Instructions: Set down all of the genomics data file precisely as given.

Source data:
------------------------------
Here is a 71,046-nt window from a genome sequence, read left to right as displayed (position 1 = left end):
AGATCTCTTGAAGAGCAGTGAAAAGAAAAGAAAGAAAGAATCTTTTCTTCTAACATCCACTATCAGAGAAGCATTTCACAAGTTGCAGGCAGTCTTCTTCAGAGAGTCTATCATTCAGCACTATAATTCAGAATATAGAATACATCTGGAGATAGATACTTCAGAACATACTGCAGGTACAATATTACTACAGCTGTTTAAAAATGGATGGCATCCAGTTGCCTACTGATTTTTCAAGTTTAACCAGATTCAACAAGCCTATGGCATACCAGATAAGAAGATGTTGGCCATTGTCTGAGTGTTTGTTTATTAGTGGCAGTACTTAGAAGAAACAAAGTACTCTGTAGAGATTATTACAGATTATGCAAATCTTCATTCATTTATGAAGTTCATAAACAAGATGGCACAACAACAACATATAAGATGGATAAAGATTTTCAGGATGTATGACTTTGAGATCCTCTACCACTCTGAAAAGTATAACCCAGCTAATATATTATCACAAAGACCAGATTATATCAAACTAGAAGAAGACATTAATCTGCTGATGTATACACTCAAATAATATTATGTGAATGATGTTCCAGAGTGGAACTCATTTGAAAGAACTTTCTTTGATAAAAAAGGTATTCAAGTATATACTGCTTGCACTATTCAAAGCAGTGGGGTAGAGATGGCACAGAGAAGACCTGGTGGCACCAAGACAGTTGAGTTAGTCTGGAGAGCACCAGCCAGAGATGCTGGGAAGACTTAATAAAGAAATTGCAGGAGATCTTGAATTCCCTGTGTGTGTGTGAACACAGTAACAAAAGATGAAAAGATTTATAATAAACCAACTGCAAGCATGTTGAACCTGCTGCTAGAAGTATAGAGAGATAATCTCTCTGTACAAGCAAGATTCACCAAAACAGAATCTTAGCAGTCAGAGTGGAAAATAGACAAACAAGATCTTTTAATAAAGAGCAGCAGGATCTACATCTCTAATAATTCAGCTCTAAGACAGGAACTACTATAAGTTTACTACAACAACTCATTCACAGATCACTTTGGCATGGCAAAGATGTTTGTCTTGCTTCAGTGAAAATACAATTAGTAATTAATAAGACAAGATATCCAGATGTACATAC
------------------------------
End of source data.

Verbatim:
Here is a 71,046-nt window from a genome sequence, read left to right as displayed (position 1 = left end):
AGATCTCTTGAAGAGCAGTGAAAAGAAAAGAAAGAAAGAATCTTTTCTTCTAACATCCACTATCAGAGAAGCATTTCACAAGTTGCAGGCAGTCTTCTTCAGAGAGTCTATCATTCAGCACTATAATTCAGAATATAGAATACATCTGGAGATAGATACTTCAGAACATACTGCAGGTACAATATTACTACAGCTGTTTAAAAATGGATGGCATCCAGTTGCCTACTGATTTTTCAAGTTTAACCAGATTCAACAAGCCTATGGCATACCAGATAAGAAGATGTTGGCCATTGTCTGAGTGTTTGTTTATTAGTGGCAGTACTTAGAAGAAACAAAGTACTCTGTAGAGATTATTACAGATTATGCAAATCTTCATTCATTTATGAAGTTCATAAACAAGATGGCACAACAACAACATATAAGATGGATAAAGATTTTCAGGATGTATGACTTTGAGATCCTCTACCACTCTGAAAAGTATAACCCAGCTAATATATTATCACAAAGACCAGATTATATCAAACTAGAAGAAGACATTAATCTGCTGATGTATACACTCAAATAATATTATGTGAATGATGTTCCAGAGTGGAACTCATTTGAAAGAACTTTCTTTGATAAAAAAGGTATTCAAGTATATACTGCTTGCACTATTCAAAGCAGTGGGGTAGAGATGGCACAGAGAAGACCTGGTGGCACCAAGACAGTTGAGTTAGTCTGGAGAGCACCAGCCAGAGATGCTGGGAAGACTTAATAAAGAAATTGCAGGAGATCTTGAATTCCCTGTGTGTGTGTGAACACAGTAACAAAAGATGAAAAGATTTATAATAAACCAACTGCAAGCATGTTGAACCTGCTGCTAGAAGTATAGAGAGATAATCTCTCTGTACAAGCAAGATTCACCAAAACAGAATCTTAGCAGTCAGAGTGGAAAATAGACAAACAAGATCTTTTAATAAAGAGCAGCAGGATCTACATCTCTAATAATTCAGCTCTAAGACAGGAACTACTATAAGTTTACTACAACAACTCATTCACAGATCACTTTGGCATGGCAAAGATGTTTGTCTTGCTTCAGTGAAAATACAATTAGTAATTAATAAGACAAGATATCCAGATGTACATAC